Current Division rule

As we know, in a parallel circuit current divides into all branches. The current flow through each branch is inversely proportional to the resistance offered by each one them. The branch having higher resistance allows lesser current and the branch having lesser resistance allows more current. Current division rule is applied while finding current flow through each branch of the circuit.

Let us consider the above circuit in which two resistors connected in parallel. The current, IT, from the source divides into I1 and I2 and passes through the resistors R1 and R2.

IT = I1 + I2

The current through each resistor can be calculated using current division rule. According to the current division rule, the current through any branch is equal to the ratio of the total resistance in parallel to the branch to the total resistance, multiplied by the total current in the circuit.

Applying current division rule in the above circuit,

Current flow through R1, I1 = IT . R2/(R1+R2)

Current flow through R2, I2 = IT . R1/(R1+R2)

For the above circuit,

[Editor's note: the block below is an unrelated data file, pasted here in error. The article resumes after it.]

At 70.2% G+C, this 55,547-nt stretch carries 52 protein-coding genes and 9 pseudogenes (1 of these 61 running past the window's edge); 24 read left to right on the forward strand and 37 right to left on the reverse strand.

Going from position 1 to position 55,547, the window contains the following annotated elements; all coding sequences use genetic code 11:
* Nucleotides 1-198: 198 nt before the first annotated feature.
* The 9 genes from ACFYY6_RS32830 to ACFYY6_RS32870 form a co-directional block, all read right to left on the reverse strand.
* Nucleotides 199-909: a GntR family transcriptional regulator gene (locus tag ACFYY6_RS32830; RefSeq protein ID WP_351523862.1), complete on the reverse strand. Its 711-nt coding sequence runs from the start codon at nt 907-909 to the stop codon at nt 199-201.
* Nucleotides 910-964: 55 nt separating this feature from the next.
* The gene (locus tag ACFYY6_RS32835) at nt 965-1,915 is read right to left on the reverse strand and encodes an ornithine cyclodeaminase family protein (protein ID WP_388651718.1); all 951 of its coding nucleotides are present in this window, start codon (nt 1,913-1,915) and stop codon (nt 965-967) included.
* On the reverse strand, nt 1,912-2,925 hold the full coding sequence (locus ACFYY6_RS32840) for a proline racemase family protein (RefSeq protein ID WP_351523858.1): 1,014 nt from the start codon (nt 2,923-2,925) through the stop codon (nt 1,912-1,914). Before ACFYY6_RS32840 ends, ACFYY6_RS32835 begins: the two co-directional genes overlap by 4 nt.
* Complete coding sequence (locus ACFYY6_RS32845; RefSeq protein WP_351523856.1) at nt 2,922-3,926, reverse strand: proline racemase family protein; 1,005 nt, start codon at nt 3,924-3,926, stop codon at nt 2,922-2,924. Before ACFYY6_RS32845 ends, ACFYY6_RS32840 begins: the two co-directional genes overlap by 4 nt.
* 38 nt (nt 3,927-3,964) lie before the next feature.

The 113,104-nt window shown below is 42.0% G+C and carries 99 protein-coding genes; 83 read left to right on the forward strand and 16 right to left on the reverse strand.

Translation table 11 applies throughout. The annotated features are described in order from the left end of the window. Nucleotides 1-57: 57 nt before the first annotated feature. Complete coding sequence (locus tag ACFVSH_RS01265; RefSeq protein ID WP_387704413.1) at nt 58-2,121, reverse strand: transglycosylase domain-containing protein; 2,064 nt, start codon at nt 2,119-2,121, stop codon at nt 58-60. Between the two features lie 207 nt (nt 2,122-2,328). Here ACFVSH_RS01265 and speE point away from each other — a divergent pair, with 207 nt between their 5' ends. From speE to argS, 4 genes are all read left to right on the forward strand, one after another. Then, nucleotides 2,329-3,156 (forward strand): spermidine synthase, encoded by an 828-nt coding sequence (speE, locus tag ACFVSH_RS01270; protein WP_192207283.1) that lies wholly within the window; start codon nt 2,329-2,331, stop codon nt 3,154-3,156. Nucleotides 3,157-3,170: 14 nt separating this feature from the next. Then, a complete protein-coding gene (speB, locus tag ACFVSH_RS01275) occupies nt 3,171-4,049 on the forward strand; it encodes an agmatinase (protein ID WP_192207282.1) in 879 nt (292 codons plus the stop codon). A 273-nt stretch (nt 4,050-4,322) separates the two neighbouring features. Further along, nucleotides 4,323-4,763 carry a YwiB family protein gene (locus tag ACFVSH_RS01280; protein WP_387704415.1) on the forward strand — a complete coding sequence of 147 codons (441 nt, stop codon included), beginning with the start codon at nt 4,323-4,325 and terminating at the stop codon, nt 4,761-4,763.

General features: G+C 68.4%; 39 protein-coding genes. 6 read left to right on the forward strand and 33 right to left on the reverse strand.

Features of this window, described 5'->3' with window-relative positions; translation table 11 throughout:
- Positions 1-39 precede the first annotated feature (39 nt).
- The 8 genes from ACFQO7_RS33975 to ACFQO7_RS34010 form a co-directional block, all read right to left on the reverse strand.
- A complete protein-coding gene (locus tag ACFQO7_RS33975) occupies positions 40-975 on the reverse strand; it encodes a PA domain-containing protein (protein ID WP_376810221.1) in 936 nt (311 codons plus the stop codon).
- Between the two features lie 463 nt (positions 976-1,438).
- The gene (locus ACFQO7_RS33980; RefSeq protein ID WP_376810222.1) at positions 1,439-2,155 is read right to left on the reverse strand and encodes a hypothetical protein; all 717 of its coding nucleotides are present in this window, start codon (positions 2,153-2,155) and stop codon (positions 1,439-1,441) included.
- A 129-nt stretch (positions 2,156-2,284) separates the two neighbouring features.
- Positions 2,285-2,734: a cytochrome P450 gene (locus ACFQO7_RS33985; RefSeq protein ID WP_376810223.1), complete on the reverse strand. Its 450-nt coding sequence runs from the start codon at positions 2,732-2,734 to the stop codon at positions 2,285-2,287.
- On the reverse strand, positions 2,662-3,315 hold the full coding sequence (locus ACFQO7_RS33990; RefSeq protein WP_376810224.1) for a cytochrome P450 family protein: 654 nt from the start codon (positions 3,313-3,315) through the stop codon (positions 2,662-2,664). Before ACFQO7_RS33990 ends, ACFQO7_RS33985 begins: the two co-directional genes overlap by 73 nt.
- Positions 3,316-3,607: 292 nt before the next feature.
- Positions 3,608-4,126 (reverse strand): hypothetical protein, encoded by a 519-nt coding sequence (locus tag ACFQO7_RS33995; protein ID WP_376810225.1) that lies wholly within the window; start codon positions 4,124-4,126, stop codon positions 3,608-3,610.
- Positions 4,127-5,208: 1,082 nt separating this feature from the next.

I1 = 10  x 15/25 = 6A

I2 = 10  x 10/25 = 4A

In general, current flow in nth branch of a circuit containing m branches can be determined by

Where,

In  – Current flow in nth branch of the circuit.

IT  – Total current flow entering the circuit.

RT – Total resistance in parallel to the nth branch.

Rn – resistance in the nth branch.

Example for Current division rule:

Calculate the current flow in each branch of the circuit shown below:

Equivalent resistance of the circuit ,

Equivalent resistance =

Total current IT = 20 / 0.925 = 21.62 A

To find the current through R1,

Total resistance in parallel to R1 = 2×3 / 2+3 = 1.2Ω

To find the current through R2,

Total resistance in parallel to R2 = 4×3 / 4+3 = 1.72 Ω

To find the current through R3,

Total resistance in parallel to R3 = 4×2 / 4+2 = 1.33 Ω

Similarly, the current through any branch of resistors in a circuit can be calculated using current division rule.